By now, you should be familiar with the Nexus line of official Google devices. Even if you may not understand them in-depth, just the term ‘Nexus' has likely come across your ears at one point in the last few months. Whether it was because of the Nexus 7, arguably the best tablet in the 7-inch market; the Nexus 4, with its seemingly endless issues remaining in stock; or the Nexus 10, the line's largest and most powerful device, there has been some point in some place that you have come across Google's flagships. And whether it be because of envy towards your friends who seem privileged enough to have acquired any version of the Nexus or because of sheer curiosity, a question looms in your mind.
There are multiple ways to answer this question, all of them pointing to particular aspects of the Nexus experience that, on their own, cannot tell the whole story – however, when put together, all of the reasons to get a Nexus device over other ones sum up the enthusiasm by which owners have flocked to this line of special devices. As an owner of every current Nexus device, I certainly have my own reasons for loving the Nexus. And after some scrutiny, I bring 10 again to answer that very question. As I have and likely will continue to do more lists of 10 what-have-yous, I'll call them 10 Again.
And as is customary with my list features, a disclaimer: this isn't a ‘tips and tricks', but some discretion is still warranted. Some of these reasons for choosing Nexus may seem to deal more with the general Android platform rather than this specific line. While this may be true to an extent, I am saying that it is with the Nexus 4, 7, and 10 that the particular reason shines best. The Nexus line of phones and tablets is supposed to be Google's way of presenting Android the way it is supposed to be experienced, so this is as much an upholding of the Nexus as it is another way of looking at the greatness of Android in general.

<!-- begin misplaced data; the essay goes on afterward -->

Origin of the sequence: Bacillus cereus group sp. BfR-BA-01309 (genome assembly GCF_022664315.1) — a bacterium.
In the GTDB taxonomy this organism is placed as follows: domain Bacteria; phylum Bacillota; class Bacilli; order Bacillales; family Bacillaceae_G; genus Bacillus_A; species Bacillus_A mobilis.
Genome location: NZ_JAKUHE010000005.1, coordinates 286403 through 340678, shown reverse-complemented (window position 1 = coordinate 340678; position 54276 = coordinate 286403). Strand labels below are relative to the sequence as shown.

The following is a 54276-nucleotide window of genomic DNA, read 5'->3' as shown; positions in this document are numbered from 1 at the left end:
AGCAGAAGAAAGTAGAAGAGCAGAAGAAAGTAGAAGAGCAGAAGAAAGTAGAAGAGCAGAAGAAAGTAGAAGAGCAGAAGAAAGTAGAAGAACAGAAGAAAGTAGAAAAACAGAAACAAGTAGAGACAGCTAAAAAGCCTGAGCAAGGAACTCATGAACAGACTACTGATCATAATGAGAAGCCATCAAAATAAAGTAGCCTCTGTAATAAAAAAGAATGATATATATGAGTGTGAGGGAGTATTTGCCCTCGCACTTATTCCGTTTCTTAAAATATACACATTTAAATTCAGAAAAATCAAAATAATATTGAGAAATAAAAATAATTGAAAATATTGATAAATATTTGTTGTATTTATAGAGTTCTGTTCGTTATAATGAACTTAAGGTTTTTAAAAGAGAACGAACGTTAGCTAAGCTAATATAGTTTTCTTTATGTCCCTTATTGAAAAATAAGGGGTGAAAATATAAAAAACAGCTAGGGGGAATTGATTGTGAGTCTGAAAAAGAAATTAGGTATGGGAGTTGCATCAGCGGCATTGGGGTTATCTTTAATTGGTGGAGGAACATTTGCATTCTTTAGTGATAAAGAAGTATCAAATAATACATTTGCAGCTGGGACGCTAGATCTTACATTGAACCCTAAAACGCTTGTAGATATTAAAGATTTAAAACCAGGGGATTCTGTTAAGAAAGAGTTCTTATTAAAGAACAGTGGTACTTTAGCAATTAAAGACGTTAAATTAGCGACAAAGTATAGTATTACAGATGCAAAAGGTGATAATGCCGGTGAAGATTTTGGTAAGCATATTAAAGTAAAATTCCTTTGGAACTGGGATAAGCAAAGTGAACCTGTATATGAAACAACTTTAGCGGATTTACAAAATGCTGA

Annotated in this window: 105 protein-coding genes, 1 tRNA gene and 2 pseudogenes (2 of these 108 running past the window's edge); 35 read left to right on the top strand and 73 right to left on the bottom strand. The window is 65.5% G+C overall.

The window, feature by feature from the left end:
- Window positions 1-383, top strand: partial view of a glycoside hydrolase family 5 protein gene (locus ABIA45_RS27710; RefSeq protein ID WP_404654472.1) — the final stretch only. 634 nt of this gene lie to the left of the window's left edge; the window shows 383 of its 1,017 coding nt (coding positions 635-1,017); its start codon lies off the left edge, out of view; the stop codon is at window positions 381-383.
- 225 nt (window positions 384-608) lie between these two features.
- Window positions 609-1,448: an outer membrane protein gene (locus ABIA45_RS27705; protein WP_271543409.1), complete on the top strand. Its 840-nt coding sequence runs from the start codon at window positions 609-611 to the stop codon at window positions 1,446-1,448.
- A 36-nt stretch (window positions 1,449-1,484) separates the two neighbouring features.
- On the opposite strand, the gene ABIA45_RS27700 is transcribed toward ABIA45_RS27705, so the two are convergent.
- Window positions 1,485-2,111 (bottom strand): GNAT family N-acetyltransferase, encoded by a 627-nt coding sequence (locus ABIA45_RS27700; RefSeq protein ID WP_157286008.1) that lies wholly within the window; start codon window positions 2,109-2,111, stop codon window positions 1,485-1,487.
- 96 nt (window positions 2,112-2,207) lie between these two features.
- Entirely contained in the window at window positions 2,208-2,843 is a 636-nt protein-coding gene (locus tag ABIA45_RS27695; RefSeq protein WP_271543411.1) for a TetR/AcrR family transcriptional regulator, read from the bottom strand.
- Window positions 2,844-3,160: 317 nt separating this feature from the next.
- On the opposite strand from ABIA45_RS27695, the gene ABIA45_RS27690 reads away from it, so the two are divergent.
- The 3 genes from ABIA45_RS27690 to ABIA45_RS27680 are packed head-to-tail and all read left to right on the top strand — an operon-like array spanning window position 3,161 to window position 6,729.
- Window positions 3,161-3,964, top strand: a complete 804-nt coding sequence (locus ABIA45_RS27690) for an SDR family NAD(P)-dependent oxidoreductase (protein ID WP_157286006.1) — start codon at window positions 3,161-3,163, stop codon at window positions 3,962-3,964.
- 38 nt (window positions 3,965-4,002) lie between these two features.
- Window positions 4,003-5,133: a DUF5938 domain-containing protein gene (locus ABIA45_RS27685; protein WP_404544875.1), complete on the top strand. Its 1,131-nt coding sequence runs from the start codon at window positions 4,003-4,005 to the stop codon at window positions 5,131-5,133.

Also, unless otherwise stated, 10 Again occurs in no particular order. They are just numbered for convenience.
This might not have been the story in the first few Google official devices, but it will certainly be a mainstay of the Nexus line from this generation onward – the hardware. As they are supposed to be industry standards for their respective markets, the phones and tablets of the Google Nexus line have the best specifications of any competitor.
At the time of release, every current Nexus line touted the best specs and performance compared to basically all other phones and tablets. Even better, specifically the Nexus 4 phone and Nexus 10 tablet continue to be the fastest devices in their respective markets.